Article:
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Avery v. State

Court of Appeals of Arkansas, Division II

September 25, 2019

Jeremy Andrew AVERY, Appellant
v.
STATE of Arkansas, Appellee

Page 743

          APPEAL FROM THE GARLAND COUNTY CIRCUIT COURT [NO. 26CR-16-255], HONORABLE MARCIA R. HEARNSBERGER, JUDGE

         John Q. Hurst, for appellant.

         Leslie Rutledge, Att’y Gen., by: Kent G. Holt, Ass’t Att’y Gen., for appellee.

         OPINION

         ROBERT J. GLADWIN, Judge

          In this appeal from his conviction for two counts of aggravated robbery, Jeremy Andrew Avery argues that the evidence

Page 744

was insufficient and that the circuit court erred in admitting an officer’s testimony identifying his voice in an audio recording. We affirm.

          I. Facts

          Avery was charged in the Garland County Circuit Court with two counts of aggravated robbery and possession of a firearm by certain persons in association with armed robberies at Subway and Sonic restaurants in Hot Springs. At the jury trial, Hot Springs police officer A.J. Tart testified that in March 2016 he had been working as an investigator with the Garland County Sheriff’s Office and was assigned to investigate an aggravated-robbery call from Sonic near Airport Road. He took statements from both managers, Kayla Dixson and Corry Davis, who gave a description of the suspect. The suspect had been wearing a dark navy-blue hoodie with the Bass Pro Shop logo on the front, some form of face mask covering the suspect’s face, and light-colored blue jeans. From the surveillance video, Officer Tart noticed a black-and-orange cell-phone case in the suspect’s back pocket. The managers said that $470 had been taken from the store and that there was a phone number on Sonic’s call log from a late order that was never picked up. When Officer Tart researched the phone number, the Arkansas State Police gave him Avery’s name, and a search warrant was issued for the phone.

          Officer Tart said that there was already a search waiver on file for Avery’s residence, so he and other investigators went to Avery’s residence; in the driveway was a black Cadillac CTS belonging to Avery. Inside the vehicle in plain view on the passenger side was a black automatic pistol. In Avery’s bedroom, Officer Tart found a navy-blue hoodie with the Bass Pro Shop logo on the front as well as a full face mask and a cell phone in a black-and-orange case.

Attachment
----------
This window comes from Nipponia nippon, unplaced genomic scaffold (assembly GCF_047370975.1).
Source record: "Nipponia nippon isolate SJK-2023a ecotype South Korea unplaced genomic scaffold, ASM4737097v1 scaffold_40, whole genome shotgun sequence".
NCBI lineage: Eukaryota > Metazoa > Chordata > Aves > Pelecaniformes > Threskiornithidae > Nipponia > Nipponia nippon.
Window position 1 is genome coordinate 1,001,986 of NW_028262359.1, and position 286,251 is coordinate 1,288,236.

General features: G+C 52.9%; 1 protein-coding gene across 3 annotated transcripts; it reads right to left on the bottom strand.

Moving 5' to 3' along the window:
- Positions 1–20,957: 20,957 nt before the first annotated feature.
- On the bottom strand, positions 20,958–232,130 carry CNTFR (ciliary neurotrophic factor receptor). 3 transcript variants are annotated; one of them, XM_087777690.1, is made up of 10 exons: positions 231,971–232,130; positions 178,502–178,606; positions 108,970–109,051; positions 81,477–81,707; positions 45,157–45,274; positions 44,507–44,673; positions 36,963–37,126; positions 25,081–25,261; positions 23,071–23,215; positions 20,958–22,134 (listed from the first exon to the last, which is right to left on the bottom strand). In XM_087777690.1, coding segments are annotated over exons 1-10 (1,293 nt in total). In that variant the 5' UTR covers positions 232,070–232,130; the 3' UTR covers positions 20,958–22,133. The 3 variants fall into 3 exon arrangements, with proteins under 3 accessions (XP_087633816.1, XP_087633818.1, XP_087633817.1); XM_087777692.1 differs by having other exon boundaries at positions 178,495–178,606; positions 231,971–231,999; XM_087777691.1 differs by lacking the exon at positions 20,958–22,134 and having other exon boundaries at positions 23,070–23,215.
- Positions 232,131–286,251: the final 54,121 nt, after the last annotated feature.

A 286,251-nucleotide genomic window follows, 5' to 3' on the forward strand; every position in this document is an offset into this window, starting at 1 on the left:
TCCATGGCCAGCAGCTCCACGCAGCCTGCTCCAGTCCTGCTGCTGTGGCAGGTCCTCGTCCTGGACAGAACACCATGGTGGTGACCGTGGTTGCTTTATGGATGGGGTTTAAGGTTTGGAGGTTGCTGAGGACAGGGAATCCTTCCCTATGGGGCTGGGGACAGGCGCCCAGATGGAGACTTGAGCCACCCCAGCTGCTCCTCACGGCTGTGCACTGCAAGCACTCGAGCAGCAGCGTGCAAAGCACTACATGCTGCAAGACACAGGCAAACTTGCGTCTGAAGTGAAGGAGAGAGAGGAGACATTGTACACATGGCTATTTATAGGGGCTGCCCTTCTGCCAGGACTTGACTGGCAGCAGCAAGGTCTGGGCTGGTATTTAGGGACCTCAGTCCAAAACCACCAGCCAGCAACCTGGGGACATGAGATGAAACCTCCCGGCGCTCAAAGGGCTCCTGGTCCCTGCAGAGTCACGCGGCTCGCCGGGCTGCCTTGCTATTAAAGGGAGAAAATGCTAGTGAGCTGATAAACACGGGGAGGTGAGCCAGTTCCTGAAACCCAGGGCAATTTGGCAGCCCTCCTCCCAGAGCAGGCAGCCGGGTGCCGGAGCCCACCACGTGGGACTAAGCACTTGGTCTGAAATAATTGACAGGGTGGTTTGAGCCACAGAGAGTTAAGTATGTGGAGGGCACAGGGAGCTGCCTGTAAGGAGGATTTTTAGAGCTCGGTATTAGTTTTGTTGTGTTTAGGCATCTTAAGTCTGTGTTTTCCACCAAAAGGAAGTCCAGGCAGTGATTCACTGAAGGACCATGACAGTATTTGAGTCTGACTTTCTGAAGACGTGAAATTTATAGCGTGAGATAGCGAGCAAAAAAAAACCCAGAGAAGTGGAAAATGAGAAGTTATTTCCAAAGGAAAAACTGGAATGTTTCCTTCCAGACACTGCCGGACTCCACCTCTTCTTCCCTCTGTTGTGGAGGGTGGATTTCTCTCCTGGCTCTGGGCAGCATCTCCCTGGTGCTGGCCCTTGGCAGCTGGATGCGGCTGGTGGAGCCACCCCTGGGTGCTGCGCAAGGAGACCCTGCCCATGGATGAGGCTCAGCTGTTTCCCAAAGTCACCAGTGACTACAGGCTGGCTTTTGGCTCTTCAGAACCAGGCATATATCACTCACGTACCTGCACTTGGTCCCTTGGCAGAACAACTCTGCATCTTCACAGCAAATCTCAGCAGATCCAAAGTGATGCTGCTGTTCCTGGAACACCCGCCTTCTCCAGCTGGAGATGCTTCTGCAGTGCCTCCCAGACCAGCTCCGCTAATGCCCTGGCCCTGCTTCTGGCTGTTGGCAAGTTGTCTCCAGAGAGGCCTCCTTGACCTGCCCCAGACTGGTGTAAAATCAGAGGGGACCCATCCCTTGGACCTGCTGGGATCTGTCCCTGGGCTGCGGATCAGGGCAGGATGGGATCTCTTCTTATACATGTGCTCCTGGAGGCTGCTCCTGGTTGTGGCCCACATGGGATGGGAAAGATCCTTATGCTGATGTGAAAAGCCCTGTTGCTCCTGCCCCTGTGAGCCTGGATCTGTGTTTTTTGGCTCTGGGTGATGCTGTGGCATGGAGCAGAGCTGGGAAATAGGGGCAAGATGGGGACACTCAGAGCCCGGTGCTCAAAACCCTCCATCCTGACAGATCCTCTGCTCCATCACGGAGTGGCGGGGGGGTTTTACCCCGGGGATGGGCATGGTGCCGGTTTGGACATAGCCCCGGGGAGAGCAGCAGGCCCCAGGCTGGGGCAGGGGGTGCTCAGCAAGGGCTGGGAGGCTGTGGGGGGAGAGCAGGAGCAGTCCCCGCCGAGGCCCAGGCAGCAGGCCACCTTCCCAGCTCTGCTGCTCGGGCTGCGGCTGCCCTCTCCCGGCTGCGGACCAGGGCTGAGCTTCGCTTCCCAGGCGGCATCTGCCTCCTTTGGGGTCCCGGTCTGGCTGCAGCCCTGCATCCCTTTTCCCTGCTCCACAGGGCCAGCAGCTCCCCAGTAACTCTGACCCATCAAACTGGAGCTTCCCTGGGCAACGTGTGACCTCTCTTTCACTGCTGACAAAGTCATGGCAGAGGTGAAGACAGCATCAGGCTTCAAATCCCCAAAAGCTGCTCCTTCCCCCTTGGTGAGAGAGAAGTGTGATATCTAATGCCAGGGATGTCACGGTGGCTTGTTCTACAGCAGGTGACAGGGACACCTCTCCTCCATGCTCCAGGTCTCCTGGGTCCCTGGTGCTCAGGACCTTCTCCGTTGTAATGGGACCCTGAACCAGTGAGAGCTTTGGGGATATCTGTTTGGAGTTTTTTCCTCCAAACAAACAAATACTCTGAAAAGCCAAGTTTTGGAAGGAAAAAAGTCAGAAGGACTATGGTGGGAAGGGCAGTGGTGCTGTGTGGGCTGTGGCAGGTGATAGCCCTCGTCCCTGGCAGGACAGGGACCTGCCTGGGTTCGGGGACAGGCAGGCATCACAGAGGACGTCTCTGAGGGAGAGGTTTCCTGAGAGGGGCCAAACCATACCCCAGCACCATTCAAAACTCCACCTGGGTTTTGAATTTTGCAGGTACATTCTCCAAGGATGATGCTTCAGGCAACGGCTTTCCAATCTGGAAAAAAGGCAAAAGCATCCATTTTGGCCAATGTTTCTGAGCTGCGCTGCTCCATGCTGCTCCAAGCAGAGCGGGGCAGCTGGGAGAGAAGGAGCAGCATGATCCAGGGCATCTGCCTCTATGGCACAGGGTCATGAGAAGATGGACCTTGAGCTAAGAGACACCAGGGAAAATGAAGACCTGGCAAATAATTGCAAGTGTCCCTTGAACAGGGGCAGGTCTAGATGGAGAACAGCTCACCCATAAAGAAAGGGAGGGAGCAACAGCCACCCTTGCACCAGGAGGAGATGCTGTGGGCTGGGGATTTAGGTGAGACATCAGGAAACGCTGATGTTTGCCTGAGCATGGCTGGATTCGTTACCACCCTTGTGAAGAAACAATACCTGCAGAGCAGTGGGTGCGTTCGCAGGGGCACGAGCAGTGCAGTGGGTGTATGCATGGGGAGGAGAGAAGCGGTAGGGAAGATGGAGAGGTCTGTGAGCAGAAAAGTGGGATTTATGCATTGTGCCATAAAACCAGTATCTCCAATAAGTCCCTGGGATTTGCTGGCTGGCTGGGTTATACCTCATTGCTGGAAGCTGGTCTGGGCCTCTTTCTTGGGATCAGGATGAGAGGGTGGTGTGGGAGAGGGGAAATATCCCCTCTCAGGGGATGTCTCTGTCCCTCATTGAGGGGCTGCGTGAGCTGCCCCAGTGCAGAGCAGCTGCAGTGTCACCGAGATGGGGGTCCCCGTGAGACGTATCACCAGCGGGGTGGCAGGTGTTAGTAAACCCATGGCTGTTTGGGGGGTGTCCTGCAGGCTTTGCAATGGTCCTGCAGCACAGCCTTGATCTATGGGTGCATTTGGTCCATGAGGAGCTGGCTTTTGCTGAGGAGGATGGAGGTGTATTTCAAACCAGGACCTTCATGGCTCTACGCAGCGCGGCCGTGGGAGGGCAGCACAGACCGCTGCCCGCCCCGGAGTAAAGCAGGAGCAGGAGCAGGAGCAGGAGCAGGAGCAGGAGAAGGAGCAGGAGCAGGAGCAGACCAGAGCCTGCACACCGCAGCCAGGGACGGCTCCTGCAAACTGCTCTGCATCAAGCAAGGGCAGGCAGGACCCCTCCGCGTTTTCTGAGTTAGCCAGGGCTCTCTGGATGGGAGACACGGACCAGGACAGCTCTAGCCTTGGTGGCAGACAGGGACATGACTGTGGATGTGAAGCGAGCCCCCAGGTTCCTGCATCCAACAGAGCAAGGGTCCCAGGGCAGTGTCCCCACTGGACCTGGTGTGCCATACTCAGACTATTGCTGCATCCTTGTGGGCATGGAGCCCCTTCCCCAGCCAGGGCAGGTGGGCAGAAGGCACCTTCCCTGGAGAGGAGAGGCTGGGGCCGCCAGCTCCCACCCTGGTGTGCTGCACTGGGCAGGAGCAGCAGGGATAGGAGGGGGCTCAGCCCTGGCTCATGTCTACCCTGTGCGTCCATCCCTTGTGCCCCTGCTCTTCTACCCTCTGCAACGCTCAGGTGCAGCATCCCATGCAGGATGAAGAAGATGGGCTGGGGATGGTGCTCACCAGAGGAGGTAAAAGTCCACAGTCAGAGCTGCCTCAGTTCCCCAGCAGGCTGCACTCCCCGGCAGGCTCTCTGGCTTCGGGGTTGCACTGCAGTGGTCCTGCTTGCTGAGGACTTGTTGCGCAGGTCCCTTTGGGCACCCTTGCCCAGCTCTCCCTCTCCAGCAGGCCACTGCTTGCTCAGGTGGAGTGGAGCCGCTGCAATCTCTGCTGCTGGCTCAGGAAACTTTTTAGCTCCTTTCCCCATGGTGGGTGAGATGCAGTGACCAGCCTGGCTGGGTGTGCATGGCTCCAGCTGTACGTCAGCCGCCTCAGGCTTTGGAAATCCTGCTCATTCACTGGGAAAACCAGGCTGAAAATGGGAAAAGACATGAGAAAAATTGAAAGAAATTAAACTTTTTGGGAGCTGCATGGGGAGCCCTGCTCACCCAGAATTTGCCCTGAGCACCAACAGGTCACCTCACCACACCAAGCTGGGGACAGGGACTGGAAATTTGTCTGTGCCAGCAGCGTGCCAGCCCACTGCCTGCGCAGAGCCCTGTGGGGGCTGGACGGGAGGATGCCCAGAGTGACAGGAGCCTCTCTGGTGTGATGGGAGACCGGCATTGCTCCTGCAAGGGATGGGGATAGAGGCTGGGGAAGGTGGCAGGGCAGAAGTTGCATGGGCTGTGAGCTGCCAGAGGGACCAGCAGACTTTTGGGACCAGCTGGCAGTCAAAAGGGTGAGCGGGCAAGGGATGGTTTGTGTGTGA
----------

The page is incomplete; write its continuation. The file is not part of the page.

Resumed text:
When the search was completed, Avery was taken to the Garland County Sheriff’s Office, and Officer Tart conducted an interview with him. That interview was recorded, and the recording was played in pertinent part for the jury. During the interview, Avery denied the robberies; then he admitted that he was told he would get one hundred dollars if he "parked and waited on them" and then drove "them" home after the robberies at Subway and Sonic.

          Officer Tart testified that he was asked to listen to a recorded phone conversation from the Garland County Detention Center and was able to identify Avery’s voice on the recording. When the State moved to introduce the audio recording into evidence, Avery’s attorney objected because Officer Tart was not the person who recorded the call. The objection was also based on a lack of foundation for identification of the voice. Counsel argued that the interview that had been played for the jury was not enough to lay a foundation for Officer Tart to identify Avery’s voice. After the circuit court overruled the objection, counsel continued to argue that to challenge the witness’s identification, he would be forced to elicit testimony regarding Avery’s prior convictions. The circuit court overruled the objection.

          The audio recording was played for the jury. In it, one of the speakers asks the other to ask a third party to appear in court and plead the "Fifth." After the recording was played, Officer Tart testified on cross-examination that he had been told it was a call from Avery before he identified the voice on the call as Avery’s. ...


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